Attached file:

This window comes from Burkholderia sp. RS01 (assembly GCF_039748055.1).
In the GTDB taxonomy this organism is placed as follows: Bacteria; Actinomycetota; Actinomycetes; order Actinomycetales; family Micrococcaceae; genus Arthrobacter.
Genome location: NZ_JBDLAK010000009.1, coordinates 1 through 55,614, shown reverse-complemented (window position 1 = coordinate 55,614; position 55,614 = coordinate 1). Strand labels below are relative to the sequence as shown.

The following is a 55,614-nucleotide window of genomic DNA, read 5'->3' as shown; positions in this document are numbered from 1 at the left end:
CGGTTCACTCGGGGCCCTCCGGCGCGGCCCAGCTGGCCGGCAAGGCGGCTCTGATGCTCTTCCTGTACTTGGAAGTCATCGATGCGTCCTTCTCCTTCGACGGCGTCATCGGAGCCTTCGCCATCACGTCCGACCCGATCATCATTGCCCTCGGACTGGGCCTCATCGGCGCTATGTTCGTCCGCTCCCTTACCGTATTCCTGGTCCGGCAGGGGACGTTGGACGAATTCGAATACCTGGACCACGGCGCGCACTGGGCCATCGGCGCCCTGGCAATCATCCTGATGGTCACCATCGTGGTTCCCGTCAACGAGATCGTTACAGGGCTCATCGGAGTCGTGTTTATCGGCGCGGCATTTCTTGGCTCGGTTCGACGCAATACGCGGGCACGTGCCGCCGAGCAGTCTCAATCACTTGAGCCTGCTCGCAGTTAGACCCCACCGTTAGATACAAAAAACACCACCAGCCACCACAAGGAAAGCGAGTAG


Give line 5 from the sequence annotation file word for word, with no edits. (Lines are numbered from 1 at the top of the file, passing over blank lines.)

CGGTTCACTCGGGGCCCTCCGGCGCGGCCCAGCTGGCCGGCAAGGCGGCTCTGATGCTCTTCCTGTACTTGGAAGTCATCGATGCGTCCTTCTCCTTCGACGGCGTCATCGGAGCCTTCGCCATCACGTCCGACCCGATCATCATTGCCCTCGGACTGGGCCTCATCGGCGCTATGTTCGTCCGCTCCCTTACCGTATTCCTGGTCCGGCAGGGGACGTTGGACGAATTCGAATACCTGGACCACGGCGCGCACTGGGCCATCGGCGCCCTGGCAATCATCCTGATGGTCACCATCGTGGTTCCCGTCAACGAGATCGTTACAGGGCTCATCGGAGTCGTGTTTATCGGCGCGGCATTTCTTGGCTCGGTTCGACGCAATACGCGGGCACGTGCCGCCGAGCAGTCTCAATCACTTGAGCCTGCTCGCAGTTAGACCCCACCGTTAGATACAAAAAACACCACCAGCCACCACAAGGAAAGCGAGTAG